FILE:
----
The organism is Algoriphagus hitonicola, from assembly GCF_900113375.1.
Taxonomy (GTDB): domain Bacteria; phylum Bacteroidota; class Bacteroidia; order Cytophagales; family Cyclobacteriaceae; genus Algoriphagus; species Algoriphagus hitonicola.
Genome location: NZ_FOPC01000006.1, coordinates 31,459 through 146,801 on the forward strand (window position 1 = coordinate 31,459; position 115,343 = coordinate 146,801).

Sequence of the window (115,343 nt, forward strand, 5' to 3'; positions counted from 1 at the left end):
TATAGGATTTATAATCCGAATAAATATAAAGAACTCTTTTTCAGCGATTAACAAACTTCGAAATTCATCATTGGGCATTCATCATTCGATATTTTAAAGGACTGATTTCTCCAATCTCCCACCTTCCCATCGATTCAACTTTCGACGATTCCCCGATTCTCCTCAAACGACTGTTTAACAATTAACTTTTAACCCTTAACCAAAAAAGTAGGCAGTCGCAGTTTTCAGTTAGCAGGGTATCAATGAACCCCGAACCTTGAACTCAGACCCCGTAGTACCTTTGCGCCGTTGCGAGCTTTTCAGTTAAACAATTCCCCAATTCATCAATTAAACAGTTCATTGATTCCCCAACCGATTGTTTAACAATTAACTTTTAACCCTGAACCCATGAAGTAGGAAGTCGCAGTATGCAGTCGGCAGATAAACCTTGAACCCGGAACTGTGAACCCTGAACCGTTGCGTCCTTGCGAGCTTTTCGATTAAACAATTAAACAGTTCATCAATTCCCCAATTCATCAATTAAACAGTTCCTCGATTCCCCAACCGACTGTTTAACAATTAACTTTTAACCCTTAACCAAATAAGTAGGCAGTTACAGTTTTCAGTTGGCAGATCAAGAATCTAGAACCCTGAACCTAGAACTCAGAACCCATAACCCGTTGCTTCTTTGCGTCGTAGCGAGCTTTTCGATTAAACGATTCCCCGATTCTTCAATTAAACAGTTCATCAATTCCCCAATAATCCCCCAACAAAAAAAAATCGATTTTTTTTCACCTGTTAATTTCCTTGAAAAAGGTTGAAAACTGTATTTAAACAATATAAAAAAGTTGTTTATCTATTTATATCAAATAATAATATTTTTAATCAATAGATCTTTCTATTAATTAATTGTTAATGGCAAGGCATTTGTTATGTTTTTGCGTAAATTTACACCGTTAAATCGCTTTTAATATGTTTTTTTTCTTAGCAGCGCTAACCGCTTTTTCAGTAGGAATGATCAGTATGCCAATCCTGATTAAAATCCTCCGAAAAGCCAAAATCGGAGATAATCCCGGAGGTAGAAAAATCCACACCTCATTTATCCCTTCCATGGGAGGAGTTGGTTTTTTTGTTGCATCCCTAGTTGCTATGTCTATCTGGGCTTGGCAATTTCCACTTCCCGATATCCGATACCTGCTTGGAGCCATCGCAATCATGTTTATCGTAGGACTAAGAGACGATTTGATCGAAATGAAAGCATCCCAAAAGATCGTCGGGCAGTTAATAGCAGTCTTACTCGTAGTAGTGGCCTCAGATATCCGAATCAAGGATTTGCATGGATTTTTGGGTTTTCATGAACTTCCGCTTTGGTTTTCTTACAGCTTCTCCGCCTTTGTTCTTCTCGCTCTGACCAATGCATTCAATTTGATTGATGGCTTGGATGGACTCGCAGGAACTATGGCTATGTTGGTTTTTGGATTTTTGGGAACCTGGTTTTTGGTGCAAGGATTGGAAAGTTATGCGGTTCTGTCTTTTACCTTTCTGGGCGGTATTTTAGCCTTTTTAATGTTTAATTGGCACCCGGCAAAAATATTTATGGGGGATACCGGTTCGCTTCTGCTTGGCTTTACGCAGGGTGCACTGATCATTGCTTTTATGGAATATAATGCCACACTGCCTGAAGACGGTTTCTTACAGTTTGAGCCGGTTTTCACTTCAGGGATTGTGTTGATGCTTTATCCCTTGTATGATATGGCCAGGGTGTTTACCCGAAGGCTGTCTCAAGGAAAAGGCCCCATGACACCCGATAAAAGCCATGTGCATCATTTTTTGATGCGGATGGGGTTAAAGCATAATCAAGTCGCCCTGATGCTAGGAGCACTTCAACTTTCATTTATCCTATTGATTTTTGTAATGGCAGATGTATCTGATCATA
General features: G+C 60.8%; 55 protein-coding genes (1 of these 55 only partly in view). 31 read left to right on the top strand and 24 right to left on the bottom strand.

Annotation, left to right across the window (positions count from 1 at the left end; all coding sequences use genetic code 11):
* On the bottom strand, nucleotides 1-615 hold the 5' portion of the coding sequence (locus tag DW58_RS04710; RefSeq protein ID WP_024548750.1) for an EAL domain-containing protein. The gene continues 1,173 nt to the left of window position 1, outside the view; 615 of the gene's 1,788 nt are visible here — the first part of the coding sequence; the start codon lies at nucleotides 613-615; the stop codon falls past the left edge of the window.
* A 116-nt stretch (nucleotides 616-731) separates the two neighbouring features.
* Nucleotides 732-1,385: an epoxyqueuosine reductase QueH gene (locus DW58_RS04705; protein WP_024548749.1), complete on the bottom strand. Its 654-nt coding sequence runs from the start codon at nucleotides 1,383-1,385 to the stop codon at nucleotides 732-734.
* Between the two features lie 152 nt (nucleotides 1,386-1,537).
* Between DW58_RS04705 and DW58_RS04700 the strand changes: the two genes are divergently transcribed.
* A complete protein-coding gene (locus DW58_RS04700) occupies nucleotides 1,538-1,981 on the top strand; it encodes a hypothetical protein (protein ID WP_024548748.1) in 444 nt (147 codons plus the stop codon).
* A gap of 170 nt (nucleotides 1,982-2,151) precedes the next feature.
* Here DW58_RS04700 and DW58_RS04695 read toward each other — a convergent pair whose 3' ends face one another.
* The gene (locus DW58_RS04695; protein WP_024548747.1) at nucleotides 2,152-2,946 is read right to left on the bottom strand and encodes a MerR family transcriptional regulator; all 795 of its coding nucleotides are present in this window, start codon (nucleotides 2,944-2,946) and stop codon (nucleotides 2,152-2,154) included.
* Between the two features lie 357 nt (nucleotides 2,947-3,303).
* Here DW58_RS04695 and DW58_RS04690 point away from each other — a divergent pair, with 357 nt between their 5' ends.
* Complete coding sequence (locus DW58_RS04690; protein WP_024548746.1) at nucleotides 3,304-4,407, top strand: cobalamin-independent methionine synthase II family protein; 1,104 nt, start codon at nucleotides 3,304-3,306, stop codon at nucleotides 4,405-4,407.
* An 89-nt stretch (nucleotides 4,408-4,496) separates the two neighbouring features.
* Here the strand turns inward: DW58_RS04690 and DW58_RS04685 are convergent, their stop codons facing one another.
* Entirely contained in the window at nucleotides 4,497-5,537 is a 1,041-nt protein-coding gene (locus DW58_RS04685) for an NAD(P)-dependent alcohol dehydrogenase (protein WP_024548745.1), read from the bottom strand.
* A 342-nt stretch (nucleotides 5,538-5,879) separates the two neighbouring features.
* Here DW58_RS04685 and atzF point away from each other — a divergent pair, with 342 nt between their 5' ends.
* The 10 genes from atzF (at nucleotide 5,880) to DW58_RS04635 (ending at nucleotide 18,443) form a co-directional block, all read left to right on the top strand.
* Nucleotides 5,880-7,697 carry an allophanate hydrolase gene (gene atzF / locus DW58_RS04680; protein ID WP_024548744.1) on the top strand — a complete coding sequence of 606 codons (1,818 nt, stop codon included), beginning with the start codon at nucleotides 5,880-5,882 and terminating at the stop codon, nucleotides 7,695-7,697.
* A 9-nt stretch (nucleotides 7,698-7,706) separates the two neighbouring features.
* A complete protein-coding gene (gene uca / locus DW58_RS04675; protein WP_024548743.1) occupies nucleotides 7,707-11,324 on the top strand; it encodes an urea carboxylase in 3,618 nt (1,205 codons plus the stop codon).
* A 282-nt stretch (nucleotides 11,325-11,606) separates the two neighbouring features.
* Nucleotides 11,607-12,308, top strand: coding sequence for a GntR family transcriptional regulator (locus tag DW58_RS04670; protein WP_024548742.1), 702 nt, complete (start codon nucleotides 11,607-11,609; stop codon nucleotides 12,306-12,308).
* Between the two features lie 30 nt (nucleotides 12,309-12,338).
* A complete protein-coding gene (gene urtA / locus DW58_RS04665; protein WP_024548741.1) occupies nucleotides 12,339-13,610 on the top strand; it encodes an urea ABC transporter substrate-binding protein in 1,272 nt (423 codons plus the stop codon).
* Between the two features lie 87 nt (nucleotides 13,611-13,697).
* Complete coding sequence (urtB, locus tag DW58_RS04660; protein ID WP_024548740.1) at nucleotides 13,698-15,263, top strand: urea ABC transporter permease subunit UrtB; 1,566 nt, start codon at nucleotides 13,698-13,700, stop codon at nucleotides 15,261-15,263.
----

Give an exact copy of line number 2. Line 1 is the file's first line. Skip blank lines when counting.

Taxonomy (GTDB): domain Bacteria; phylum Bacteroidota; class Bacteroidia; order Cytophagales; family Cyclobacteriaceae; genus Algoriphagus; species Algoriphagus hitonicola.